After U.S. equity markets closed Monday, Lordstown Motors Corp. (NASDAQ: RIDE) reported its first-quarter financial results. It was no surprise that the EV maker posted a loss, but the loss was about 2.6 times larger than expected. That might have been the good news.
The bad news is that the company said that production of its Endurance pickup would be limited and “at best be 50% of our prior expectations.” Capital spending is now forecast to total between $250 million and $275 million for the year, while operating expenses are tabbed at $55 million to $60 million and R&D costs are expected to total between $280 million and $290 million. That adds up to a range of $585 million to $625 million. As of March 31, Lordstown had cash on hand of $587 million.
The company also said it will “need additional capital to execute on our plans” but did not say how much. Lordstown said it has several opportunities to raise capital “in various forms and has begun those discussions.” In general, those opportunities are issuing more stock (common or preferred) or borrowing.
Neither makes existing shareholders happy. The stock traded down nearly 14% in Tuesday’s premarket session, at $8.31 in a post-IPO range of $6.69 to $31.80.
Last Thursday, California’s Air Resources Board (CARB) adopted a regulation requiring ridesharing companies like Uber and Lyft to begin electrifying their fleets in 2023 with the goal of meeting the state’s goal of reducing greenhouse gas emissions to 40% of 1990 levels by the end of the current decade. Ultimately, the state’s goal is to become carbon neutral by 2045.
Specifically, the new regulation “require[s] that rideshare companies achieve a level of zero greenhouse gas emissions and to ensure 90 percent of their vehicle miles are fully electric” by 2030. Both Uber and Lyft had already committed to the transition to zero-emission vehicles by 2030. Last September, Governor Gavin Newsom signed an executive order banning the sale in California of new internal combustion-engined vehicles in 2035.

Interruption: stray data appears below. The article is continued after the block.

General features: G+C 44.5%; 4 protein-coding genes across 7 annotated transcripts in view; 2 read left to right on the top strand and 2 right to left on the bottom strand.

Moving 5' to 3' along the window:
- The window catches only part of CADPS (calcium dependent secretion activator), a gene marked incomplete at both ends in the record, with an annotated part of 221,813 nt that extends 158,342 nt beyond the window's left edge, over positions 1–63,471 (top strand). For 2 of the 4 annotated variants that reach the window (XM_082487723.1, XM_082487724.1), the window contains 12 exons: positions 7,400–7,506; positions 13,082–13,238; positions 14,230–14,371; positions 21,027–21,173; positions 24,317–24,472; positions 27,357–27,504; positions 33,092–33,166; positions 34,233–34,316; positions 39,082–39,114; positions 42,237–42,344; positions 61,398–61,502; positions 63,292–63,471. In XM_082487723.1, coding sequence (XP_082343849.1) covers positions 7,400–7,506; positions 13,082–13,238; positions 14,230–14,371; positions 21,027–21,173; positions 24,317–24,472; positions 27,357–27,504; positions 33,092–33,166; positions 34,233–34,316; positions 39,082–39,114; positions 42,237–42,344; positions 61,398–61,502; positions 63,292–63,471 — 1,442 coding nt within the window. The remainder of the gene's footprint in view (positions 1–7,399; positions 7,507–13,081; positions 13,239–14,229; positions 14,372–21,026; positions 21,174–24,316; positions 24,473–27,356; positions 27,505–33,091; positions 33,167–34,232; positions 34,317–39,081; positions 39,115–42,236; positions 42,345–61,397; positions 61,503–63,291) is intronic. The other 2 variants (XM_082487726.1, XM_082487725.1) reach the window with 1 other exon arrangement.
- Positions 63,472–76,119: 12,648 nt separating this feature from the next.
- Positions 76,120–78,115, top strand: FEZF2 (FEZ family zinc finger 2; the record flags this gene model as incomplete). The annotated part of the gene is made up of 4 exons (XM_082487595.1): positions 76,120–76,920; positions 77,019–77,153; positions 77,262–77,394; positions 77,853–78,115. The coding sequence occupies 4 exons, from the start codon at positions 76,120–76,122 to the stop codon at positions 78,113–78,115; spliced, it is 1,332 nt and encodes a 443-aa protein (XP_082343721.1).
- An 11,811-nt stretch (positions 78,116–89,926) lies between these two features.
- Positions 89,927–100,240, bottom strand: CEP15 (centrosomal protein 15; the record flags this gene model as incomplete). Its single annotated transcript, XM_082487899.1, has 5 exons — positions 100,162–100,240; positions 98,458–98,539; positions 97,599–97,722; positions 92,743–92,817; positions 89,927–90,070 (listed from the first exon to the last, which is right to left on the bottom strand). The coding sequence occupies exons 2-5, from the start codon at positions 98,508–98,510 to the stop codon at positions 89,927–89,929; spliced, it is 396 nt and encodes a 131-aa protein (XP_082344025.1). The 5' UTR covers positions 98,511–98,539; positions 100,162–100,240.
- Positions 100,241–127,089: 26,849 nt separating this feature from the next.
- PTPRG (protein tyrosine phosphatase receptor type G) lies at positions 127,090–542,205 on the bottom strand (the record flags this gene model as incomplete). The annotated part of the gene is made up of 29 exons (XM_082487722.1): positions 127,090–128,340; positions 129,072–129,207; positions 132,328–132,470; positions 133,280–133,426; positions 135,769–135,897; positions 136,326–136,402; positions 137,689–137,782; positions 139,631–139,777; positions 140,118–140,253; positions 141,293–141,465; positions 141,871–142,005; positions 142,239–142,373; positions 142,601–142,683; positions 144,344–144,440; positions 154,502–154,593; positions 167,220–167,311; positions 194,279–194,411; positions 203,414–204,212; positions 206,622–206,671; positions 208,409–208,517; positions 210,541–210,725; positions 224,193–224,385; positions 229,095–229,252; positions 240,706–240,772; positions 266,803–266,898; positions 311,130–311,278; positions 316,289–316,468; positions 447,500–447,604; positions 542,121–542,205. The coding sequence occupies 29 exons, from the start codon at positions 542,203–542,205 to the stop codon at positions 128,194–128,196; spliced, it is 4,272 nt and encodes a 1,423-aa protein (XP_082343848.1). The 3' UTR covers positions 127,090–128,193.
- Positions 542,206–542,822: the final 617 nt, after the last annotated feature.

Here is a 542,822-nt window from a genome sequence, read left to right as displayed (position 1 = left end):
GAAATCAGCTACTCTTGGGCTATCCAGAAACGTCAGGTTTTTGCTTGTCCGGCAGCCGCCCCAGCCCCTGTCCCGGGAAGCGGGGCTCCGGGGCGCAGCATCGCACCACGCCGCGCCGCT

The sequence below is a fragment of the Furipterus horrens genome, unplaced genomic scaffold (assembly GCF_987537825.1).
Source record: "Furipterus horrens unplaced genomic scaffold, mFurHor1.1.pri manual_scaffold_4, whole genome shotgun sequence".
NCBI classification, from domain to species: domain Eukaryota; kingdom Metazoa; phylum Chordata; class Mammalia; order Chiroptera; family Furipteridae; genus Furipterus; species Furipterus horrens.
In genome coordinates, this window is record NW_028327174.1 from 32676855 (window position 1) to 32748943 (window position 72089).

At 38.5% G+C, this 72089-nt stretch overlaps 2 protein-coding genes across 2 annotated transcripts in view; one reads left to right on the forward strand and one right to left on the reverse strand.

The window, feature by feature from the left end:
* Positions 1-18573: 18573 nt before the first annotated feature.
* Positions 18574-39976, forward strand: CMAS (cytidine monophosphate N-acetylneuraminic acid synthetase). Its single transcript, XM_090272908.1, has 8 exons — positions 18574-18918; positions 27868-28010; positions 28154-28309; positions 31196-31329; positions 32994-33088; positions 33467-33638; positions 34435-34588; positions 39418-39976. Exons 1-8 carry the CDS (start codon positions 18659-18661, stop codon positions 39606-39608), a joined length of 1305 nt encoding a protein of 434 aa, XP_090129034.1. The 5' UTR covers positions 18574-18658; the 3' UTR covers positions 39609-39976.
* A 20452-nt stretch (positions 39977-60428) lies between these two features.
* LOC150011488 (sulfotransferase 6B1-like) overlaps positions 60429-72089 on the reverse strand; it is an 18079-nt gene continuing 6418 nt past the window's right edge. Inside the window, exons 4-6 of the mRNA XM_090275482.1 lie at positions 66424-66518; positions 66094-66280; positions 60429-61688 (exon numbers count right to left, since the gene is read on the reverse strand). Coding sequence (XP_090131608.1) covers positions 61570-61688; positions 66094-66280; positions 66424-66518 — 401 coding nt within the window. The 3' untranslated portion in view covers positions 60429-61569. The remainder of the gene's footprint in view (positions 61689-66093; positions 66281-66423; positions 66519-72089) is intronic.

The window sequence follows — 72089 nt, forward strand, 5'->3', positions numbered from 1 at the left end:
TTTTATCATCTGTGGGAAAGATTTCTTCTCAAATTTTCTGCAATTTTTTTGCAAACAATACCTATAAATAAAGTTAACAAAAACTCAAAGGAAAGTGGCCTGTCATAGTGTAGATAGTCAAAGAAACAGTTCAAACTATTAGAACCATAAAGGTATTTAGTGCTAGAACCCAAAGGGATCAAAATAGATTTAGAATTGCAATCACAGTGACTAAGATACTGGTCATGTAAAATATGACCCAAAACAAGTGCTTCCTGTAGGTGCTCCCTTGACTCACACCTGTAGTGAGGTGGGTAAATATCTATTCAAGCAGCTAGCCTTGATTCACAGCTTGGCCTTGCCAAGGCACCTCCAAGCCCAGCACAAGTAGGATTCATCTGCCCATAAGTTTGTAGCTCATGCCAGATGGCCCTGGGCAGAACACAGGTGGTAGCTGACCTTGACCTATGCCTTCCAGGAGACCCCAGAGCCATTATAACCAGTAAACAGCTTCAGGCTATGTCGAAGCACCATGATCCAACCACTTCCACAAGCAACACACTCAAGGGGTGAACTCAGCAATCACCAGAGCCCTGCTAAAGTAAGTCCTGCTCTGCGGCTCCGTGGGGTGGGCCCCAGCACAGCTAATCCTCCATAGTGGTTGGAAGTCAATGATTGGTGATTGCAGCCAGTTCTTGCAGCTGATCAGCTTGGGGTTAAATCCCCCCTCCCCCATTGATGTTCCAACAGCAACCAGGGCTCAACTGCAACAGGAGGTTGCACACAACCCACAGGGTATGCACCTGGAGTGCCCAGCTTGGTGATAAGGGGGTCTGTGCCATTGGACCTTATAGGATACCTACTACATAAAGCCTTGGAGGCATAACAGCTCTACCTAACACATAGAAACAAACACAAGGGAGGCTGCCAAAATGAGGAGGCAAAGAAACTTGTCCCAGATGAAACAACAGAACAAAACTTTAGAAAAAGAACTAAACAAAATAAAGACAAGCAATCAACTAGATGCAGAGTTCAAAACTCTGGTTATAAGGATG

A new electric bike was recently launched by a Denver company named Ristretto, after an espresso drink made with a finer grind of coffee and less water than a usual shot. This process tends to make the coffee less bitter but every bit as high octane.
The Ristretto 303 FS electric bike has the same goal for a different product. The e-bike looks more like a traditionally styled fat-tire bike, and, according to the company, has a range of up to 55 miles and a top speed of either 28 or 40 mph, depending on the rider’s choice of operating mode (class 2 or 3 or Race).
A special Founders Edition of 500 of the bikes was announced last week. Unlike many special editions, this one is priced 30% below the full retail price of $3,920 at $2,744. According to a report at Electrek, the e-bikes will begin shipping to customers in October.
Finally, Evannex has a story about the power of the two neural network arrays that are the brains behind Tesla Inc.’s (NASDAQ: TSLA) Autopilot and Full-Self Driving (FSD) features. The computing power required for Tesla’s camera-based Autopilot and FSD systems is massive. While using cameras was much cheaper than lidar just a couple of years ago, lidar has dropped sharply in price. Tesla CEO Elon Musk has said in the past that Tesla would not use lidar even if it were free.
Back in 2018, just after Tesla released version 9 of its Autopilot software, we noted a Tesla enthusiast who had figured out how much computing power the system required. Based on Evannex’s story, he wasn’t too far off.
Here’s a chart from Evannex comparing the power of the Tesla chips to other CPUs.
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